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An unidentified runner participates in the No Business 100 in the Big South Fork National River & Recreation Area on October 12, 2019. Photo: Nichole Newport.

STEARNS, Ky. — By ones, twos and threes they came, more than a hundred of them in all — runners, ultra-marathoners who were pushing their bodies to the limits to complete some of the most extreme race conditions in the eastern United States.

Some were male. Some were female. Some wore short shorts. Some wore spandex. Some sported long beards, some sported long hair. Some had no hair.

They came from all walks of life — from metropolitan areas and rural places few have ever heard of. The youngest was 22. The oldest was 63. But they all shared a single goal: to finish the grueling race course.

Over the course of two days — beginning Saturday and ending Sunday — they ran. They departed from the Blue Heron Mining Community near Stearns, Ky. and jogged into aid stations in the Big South Fork back country at places like Ledbetter, Duncan Hollow and Bald Knob. They ran through the long-abandoned No Business community that was the race’s namesake, then to Station Camp. Up and down the plateau they went, eventually winding up at Bandy Creek, then turning back north towards Pickett State Park. From there, it was on to Peter’s Mountain and, ultimately, back to Blue Heron.

There were runners fording the Big South Fork River in the dead of night, guided only by the head lamps that illuminated the way before them. There were runners who bore the battle scars of the unforgiving terrain — scraped knees, bruised foreheads. 

If the Big South Fork has garnered a reputation for adventure recreation, there is perhaps no adventure more extreme than a 100-mile ultra-marathon through what is arguably the toughest terrain east of the Mississippi River. No wonder the race is quickly growing in popularity.

Organized by Brian Gajus, a developer and ultrarunner from Knoxville, this year’s No Business 100 was booked to capacity. The National Park Service limits how many runners can be registered, basing it on how many they feel the trails — which are often little more than narrow footpaths through dense forest growth — will support. In all, more than 130 runners took part. But that was just the start. Each runner is allowed volunteers to aid them along the route, which causes the race number to swell. Throw in all the volunteers manning aid stations along the route, and the number was all the larger still. Those involved say that it is quickly becoming one of the national park’s premier events.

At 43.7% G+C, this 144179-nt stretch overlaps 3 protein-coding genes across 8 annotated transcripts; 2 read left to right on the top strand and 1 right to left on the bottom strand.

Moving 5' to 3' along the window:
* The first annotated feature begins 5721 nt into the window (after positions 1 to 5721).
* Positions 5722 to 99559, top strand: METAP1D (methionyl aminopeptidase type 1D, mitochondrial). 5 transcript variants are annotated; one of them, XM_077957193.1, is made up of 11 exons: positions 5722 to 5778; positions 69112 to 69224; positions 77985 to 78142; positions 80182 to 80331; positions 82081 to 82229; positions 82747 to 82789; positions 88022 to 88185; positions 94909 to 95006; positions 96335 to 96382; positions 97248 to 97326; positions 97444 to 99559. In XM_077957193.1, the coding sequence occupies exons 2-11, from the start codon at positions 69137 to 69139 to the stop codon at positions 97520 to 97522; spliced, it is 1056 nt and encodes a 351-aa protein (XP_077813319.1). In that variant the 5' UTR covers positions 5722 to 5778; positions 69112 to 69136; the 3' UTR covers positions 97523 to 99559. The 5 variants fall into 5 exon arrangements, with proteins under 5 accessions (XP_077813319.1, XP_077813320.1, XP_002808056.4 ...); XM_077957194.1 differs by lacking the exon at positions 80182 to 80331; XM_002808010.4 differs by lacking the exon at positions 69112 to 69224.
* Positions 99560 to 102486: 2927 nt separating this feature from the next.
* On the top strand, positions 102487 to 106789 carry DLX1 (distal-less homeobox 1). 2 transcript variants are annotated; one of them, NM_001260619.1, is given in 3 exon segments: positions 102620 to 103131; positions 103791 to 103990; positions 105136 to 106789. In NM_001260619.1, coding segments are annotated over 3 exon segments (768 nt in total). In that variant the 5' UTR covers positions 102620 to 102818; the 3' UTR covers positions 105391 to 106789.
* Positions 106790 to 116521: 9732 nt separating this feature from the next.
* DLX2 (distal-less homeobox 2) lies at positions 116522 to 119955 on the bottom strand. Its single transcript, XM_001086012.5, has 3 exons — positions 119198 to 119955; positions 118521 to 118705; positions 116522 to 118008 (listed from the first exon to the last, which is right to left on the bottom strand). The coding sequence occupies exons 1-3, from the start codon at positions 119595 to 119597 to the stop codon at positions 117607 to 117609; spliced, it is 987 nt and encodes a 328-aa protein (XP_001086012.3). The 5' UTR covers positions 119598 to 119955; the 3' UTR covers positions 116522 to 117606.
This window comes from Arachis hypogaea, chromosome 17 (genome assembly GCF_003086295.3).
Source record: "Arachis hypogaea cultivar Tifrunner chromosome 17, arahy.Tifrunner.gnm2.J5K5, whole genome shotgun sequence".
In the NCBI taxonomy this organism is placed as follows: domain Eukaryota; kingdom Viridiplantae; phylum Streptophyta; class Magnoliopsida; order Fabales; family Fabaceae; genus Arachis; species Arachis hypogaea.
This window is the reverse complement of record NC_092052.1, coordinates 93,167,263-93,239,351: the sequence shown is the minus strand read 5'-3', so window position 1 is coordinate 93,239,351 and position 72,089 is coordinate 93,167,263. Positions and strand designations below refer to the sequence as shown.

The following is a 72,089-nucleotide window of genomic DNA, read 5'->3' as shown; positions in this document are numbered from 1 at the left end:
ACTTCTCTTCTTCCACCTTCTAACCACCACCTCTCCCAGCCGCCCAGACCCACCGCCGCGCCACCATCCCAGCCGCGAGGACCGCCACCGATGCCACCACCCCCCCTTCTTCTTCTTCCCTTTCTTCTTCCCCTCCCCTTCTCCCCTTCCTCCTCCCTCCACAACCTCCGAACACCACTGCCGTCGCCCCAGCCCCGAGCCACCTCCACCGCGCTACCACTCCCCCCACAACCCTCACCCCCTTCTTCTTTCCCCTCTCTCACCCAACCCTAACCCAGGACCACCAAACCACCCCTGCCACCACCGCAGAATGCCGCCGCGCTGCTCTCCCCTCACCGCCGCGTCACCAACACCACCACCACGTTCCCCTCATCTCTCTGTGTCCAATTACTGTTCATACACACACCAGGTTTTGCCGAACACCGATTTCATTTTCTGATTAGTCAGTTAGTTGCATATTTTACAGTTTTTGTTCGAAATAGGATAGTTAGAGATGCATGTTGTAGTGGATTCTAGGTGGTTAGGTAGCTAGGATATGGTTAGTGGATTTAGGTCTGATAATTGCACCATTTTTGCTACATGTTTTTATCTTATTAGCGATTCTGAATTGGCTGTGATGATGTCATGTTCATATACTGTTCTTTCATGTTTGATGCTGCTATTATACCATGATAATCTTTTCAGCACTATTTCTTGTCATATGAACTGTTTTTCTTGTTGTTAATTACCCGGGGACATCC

One of the 113 runners who finished the 100-mile course was Oneida’s own Shane Foster. A long-time running enthusiast, Foster has been participating in ultra-marathons for four years. This year’s No Business race was his first 100-mile run. He finished in just over 32 hours.

Merely getting from start to finish in the allotted time is an incredible feat, but the race winner — Brian Bauer from St. Charles, Mo. — finished in an incredible 18.5 hours, setting a pace of one mile about every 11 minutes.

Jessica Jones, another local long-distance runner, accompanied Foster in the late stages of the race as his pacer — a volunteer who keeps runners focused after both mind and body have begun to give out.

“They’re not allowed to help you with much, but just to make sure that you’re following the course and don’t make a wrong turn, and remind you to keep hydrated and eating, because after that long of continuously running you can become very confused,” Foster said.

Jones completed the last 36 miles of the race with Foster as his pacer.

“The pacers are volunteers,” Foster said. “They basically run that many miles for nothing; not even a free t-shirt.”

Foster has been running for 25 years. The No business run was his seventh ultra-marathon of 2019, and he hopes to do one more in December.

People came from all over to run the No Business 100. Some were from Knoxville and Nashville, but most were from other states. Foster — the only local runner to complete the 100-mile course — was glad to see it. The race allows an entirely different segment of users — not just the whitewater paddlers, the horseback riders and the paddlers — to see what the Big South Fork has to offer.

“I feel like Oneida is struggling, and the Big South Fork is very important to our county,” he said. “It’s truly amazing. I never realized that until I ran through it.”

The 2020 No Business 100 has already been set for October 17-18. There will be a couple of major changes, which will accommodate the race’s growth. It will move from a Saturday-Sunday event to a Friday-Saturday event, and the start-finish will move from Blue Heron to Pickett State Park.

“Running the race out of Blue Heron has been memorable but not without its challenges,” Gajus said. “With this move, we feel not only will it make things easier for our race staff but more importantly, create a more community feel before and after the race.”